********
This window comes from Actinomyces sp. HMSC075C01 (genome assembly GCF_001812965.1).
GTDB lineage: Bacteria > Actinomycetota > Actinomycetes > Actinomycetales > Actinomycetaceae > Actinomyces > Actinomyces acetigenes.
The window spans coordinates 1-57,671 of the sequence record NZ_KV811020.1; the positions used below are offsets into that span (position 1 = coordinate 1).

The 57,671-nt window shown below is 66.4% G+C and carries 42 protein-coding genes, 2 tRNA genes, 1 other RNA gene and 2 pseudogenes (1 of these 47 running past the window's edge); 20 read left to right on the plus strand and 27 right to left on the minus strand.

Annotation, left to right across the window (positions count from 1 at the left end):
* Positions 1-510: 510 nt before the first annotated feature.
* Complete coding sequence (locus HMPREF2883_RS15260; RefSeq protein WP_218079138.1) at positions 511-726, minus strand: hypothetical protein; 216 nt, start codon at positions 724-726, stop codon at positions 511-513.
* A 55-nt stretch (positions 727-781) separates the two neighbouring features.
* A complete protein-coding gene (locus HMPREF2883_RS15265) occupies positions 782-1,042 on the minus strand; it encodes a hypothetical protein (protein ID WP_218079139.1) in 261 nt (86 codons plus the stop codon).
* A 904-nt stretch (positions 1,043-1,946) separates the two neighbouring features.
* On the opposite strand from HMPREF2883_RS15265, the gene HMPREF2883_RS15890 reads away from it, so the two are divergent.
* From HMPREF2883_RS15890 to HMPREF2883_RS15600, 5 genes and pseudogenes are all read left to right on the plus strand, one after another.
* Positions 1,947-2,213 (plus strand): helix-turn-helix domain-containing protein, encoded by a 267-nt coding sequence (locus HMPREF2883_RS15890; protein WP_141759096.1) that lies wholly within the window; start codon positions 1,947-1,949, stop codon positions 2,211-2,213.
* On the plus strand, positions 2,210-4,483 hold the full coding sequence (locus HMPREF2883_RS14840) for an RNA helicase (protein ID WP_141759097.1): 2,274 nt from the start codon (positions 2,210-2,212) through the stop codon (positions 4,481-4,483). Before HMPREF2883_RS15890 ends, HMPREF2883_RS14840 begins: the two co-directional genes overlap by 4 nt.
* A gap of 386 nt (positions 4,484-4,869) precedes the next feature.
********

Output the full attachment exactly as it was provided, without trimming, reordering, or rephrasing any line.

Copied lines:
This window comes from Actinomyces sp. HMSC075C01 (genome assembly GCF_001812965.1).
GTDB lineage: Bacteria > Actinomycetota > Actinomycetes > Actinomycetales > Actinomycetaceae > Actinomyces > Actinomyces acetigenes.
The window spans coordinates 1-57,671 of the sequence record NZ_KV811020.1; the positions used below are offsets into that span (position 1 = coordinate 1).

The 57,671-nt window shown below is 66.4% G+C and carries 42 protein-coding genes, 2 tRNA genes, 1 other RNA gene and 2 pseudogenes (1 of these 47 running past the window's edge); 20 read left to right on the plus strand and 27 right to left on the minus strand.

Annotation, left to right across the window (positions count from 1 at the left end):
* Positions 1-510: 510 nt before the first annotated feature.
* Complete coding sequence (locus HMPREF2883_RS15260; RefSeq protein WP_218079138.1) at positions 511-726, minus strand: hypothetical protein; 216 nt, start codon at positions 724-726, stop codon at positions 511-513.
* A 55-nt stretch (positions 727-781) separates the two neighbouring features.
* A complete protein-coding gene (locus HMPREF2883_RS15265) occupies positions 782-1,042 on the minus strand; it encodes a hypothetical protein (protein ID WP_218079139.1) in 261 nt (86 codons plus the stop codon).
* A 904-nt stretch (positions 1,043-1,946) separates the two neighbouring features.
* On the opposite strand from HMPREF2883_RS15265, the gene HMPREF2883_RS15890 reads away from it, so the two are divergent.
* From HMPREF2883_RS15890 to HMPREF2883_RS15600, 5 genes and pseudogenes are all read left to right on the plus strand, one after another.
* Positions 1,947-2,213 (plus strand): helix-turn-helix domain-containing protein, encoded by a 267-nt coding sequence (locus HMPREF2883_RS15890; protein WP_141759096.1) that lies wholly within the window; start codon positions 1,947-1,949, stop codon positions 2,211-2,213.
* On the plus strand, positions 2,210-4,483 hold the full coding sequence (locus HMPREF2883_RS14840) for an RNA helicase (protein ID WP_141759097.1): 2,274 nt from the start codon (positions 2,210-2,212) through the stop codon (positions 4,481-4,483). Before HMPREF2883_RS15890 ends, HMPREF2883_RS14840 begins: the two co-directional genes overlap by 4 nt.
* A gap of 386 nt (positions 4,484-4,869) precedes the next feature.